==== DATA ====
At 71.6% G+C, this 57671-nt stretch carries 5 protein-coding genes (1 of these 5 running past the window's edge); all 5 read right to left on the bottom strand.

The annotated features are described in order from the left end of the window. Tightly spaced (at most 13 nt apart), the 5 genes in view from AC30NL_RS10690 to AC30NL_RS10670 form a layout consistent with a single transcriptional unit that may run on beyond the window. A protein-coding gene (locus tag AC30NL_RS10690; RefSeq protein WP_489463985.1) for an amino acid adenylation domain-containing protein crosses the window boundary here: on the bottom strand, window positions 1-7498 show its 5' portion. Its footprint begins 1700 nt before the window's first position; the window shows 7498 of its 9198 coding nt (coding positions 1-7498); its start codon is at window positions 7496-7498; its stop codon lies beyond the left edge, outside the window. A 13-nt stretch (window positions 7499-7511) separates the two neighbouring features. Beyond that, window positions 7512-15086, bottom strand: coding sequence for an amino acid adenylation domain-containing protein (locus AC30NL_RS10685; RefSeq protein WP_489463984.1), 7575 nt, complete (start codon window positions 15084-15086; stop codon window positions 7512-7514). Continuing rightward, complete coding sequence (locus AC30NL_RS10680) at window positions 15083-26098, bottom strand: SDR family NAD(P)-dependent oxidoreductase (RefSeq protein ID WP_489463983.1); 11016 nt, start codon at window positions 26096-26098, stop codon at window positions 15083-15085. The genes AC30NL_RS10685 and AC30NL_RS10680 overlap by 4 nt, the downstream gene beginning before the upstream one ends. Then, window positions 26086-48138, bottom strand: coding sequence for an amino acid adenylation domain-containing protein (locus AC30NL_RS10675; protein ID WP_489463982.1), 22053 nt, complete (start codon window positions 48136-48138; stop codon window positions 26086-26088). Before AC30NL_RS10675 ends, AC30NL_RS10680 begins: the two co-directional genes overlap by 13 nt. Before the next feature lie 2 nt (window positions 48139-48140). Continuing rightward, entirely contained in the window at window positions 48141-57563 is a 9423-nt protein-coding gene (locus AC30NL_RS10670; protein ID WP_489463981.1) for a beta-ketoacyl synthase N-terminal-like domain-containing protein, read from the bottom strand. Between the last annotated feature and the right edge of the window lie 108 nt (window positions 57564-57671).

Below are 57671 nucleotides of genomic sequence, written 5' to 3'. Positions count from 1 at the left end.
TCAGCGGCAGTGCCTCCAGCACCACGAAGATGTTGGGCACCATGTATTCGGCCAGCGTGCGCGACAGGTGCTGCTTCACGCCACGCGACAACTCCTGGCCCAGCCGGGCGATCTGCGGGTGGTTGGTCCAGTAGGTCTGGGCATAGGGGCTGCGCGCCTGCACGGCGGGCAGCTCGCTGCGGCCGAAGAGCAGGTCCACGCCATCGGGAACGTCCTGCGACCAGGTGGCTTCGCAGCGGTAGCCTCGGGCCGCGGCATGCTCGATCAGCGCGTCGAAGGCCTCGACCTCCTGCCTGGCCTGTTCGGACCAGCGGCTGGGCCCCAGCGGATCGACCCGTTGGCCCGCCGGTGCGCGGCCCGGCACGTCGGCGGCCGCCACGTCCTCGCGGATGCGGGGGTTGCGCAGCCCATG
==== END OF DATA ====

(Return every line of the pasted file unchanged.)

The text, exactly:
At 71.6% G+C, this 57671-nt stretch carries 5 protein-coding genes (1 of these 5 running past the window's edge); all 5 read right to left on the bottom strand.

The annotated features are described in order from the left end of the window. Tightly spaced (at most 13 nt apart), the 5 genes in view from AC30NL_RS10690 to AC30NL_RS10670 form a layout consistent with a single transcriptional unit that may run on beyond the window. A protein-coding gene (locus tag AC30NL_RS10690; RefSeq protein WP_489463985.1) for an amino acid adenylation domain-containing protein crosses the window boundary here: on the bottom strand, window positions 1-7498 show its 5' portion. Its footprint begins 1700 nt before the window's first position; the window shows 7498 of its 9198 coding nt (coding positions 1-7498); its start codon is at window positions 7496-7498; its stop codon lies beyond the left edge, outside the window. A 13-nt stretch (window positions 7499-7511) separates the two neighbouring features. Beyond that, window positions 7512-15086, bottom strand: coding sequence for an amino acid adenylation domain-containing protein (locus AC30NL_RS10685; RefSeq protein WP_489463984.1), 7575 nt, complete (start codon window positions 15084-15086; stop codon window positions 7512-7514). Continuing rightward, complete coding sequence (locus AC30NL_RS10680) at window positions 15083-26098, bottom strand: SDR family NAD(P)-dependent oxidoreductase (RefSeq protein ID WP_489463983.1); 11016 nt, start codon at window positions 26096-26098, stop codon at window positions 15083-15085. The genes AC30NL_RS10685 and AC30NL_RS10680 overlap by 4 nt, the downstream gene beginning before the upstream one ends. Then, window positions 26086-48138, bottom strand: coding sequence for an amino acid adenylation domain-containing protein (locus AC30NL_RS10675; protein ID WP_489463982.1), 22053 nt, complete (start codon window positions 48136-48138; stop codon window positions 26086-26088). Before AC30NL_RS10675 ends, AC30NL_RS10680 begins: the two co-directional genes overlap by 13 nt. Before the next feature lie 2 nt (window positions 48139-48140). Continuing rightward, entirely contained in the window at window positions 48141-57563 is a 9423-nt protein-coding gene (locus AC30NL_RS10670; protein ID WP_489463981.1) for a beta-ketoacyl synthase N-terminal-like domain-containing protein, read from the bottom strand. Between the last annotated feature and the right edge of the window lie 108 nt (window positions 57564-57671).

Below are 57671 nucleotides of genomic sequence, written 5' to 3'. Positions count from 1 at the left end.
TCAGCGGCAGTGCCTCCAGCACCACGAAGATGTTGGGCACCATGTATTCGGCCAGCGTGCGCGACAGGTGCTGCTTCACGCCACGCGACAACTCCTGGCCCAGCCGGGCGATCTGCGGGTGGTTGGTCCAGTAGGTCTGGGCATAGGGGCTGCGCGCCTGCACGGCGGGCAGCTCGCTGCGGCCGAAGAGCAGGTCCACGCCATCGGGAACGTCCTGCGACCAGGTGGCTTCGCAGCGGTAGCCTCGGGCCGCGGCATGCTCGATCAGCGCGTCGAAGGCCTCGACCTCCTGCCTGGCCTGTTCGGACCAGCGGCTGGGCCCCAGCGGATCGACCCGTTGGCCCGCCGGTGCGCGGCCCGGCACGTCGGCGGCCGCCACGTCCTCGCGGATGCGGGGGTTGCGCAGCCCATG